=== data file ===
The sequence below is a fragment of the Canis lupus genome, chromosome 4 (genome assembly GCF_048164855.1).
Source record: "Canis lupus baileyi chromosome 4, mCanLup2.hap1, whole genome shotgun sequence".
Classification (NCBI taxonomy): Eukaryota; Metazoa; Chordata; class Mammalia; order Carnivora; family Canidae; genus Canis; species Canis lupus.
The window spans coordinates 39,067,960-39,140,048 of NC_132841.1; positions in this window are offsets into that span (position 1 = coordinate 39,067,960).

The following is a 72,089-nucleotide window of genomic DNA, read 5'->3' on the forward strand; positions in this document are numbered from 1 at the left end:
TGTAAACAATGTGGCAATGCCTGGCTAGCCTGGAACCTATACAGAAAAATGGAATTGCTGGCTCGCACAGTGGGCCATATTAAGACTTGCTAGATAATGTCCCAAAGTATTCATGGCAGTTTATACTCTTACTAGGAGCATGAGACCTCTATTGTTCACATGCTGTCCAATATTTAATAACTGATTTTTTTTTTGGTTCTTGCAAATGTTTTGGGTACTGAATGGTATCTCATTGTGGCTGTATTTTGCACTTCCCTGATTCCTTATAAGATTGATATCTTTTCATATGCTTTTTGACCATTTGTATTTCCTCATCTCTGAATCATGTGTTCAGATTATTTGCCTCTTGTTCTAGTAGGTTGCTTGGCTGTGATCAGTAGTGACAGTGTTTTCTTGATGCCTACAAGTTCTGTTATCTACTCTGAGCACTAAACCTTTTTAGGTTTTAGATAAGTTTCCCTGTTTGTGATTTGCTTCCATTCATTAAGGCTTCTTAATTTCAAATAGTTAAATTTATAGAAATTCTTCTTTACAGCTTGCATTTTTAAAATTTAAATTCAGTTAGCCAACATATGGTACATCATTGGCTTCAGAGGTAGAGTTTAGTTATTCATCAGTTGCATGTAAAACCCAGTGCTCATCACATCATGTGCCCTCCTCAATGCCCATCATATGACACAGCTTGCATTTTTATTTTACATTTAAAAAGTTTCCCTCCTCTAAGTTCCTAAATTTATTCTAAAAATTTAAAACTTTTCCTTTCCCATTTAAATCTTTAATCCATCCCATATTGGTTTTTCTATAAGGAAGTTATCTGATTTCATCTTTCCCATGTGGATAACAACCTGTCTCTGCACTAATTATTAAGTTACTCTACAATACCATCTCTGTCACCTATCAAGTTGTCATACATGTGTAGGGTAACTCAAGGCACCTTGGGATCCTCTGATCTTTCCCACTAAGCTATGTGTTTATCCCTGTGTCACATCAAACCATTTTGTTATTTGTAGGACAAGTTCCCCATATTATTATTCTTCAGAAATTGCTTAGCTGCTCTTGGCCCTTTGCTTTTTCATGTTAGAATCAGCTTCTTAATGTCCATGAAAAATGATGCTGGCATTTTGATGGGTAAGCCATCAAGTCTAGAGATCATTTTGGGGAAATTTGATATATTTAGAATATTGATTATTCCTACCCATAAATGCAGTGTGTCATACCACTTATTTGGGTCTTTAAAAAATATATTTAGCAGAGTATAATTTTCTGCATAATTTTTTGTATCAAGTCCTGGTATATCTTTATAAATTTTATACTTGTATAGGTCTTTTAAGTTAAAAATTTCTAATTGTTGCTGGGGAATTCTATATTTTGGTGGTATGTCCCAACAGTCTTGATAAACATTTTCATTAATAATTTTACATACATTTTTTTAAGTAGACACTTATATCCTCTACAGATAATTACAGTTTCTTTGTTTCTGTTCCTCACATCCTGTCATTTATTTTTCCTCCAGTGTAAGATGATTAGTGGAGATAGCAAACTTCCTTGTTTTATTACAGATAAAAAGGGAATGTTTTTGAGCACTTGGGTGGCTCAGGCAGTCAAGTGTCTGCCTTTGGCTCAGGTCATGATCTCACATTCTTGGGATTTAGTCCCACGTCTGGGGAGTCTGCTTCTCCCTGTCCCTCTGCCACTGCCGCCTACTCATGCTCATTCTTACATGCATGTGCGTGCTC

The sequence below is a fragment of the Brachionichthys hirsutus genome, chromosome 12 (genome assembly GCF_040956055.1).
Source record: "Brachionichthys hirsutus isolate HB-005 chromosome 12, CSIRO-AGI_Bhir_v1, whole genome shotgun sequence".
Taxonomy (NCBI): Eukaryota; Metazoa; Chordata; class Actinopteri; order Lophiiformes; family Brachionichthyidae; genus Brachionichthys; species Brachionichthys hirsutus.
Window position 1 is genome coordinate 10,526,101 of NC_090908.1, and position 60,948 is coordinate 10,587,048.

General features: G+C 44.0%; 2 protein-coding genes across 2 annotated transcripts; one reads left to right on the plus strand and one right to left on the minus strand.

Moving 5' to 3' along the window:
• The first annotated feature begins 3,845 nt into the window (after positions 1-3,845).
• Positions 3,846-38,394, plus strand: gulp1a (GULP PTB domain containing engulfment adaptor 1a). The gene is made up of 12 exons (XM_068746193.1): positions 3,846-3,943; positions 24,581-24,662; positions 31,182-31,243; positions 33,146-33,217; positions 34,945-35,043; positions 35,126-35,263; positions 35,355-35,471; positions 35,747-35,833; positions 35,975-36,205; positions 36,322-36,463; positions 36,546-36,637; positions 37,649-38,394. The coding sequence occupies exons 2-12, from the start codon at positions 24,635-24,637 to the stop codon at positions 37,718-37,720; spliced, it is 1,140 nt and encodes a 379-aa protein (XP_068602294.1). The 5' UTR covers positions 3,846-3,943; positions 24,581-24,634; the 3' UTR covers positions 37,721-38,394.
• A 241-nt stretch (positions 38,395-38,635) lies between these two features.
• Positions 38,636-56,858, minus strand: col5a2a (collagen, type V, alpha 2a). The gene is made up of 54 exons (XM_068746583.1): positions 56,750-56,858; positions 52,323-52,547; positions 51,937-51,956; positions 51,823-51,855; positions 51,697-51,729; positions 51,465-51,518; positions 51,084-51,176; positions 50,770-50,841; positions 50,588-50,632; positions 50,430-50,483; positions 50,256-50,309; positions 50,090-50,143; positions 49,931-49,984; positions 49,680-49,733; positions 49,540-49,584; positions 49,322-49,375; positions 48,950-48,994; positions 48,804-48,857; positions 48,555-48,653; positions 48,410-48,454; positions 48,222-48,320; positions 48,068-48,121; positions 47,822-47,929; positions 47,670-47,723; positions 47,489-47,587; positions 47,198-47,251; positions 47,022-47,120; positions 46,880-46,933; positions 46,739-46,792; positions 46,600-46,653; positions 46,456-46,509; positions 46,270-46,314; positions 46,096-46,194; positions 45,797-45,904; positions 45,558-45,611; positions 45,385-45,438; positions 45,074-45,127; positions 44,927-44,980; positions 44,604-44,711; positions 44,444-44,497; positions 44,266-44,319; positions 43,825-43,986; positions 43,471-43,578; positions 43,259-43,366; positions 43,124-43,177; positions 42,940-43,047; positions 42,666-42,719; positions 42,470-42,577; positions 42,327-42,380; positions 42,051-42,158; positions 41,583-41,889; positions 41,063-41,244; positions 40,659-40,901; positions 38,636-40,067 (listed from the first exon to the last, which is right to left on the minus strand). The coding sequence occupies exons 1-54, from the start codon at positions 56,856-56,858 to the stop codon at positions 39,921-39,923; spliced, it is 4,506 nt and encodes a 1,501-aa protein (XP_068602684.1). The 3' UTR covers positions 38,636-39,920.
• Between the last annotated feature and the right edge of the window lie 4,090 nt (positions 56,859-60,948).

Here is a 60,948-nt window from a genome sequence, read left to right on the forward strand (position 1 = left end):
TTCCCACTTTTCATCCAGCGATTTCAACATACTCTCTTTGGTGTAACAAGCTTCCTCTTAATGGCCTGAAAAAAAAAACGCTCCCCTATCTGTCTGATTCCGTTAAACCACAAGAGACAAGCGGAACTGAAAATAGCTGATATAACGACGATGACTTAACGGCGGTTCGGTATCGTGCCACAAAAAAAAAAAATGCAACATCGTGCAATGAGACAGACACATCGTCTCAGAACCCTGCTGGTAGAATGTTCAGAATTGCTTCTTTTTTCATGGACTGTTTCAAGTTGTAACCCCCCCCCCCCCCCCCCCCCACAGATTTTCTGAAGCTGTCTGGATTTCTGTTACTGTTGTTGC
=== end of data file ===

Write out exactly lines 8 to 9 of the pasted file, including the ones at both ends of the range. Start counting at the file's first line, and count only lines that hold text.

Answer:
Source record: "Brachionichthys hirsutus isolate HB-005 chromosome 12, CSIRO-AGI_Bhir_v1, whole genome shotgun sequence".
Taxonomy (NCBI): Eukaryota; Metazoa; Chordata; class Actinopteri; order Lophiiformes; family Brachionichthyidae; genus Brachionichthys; species Brachionichthys hirsutus.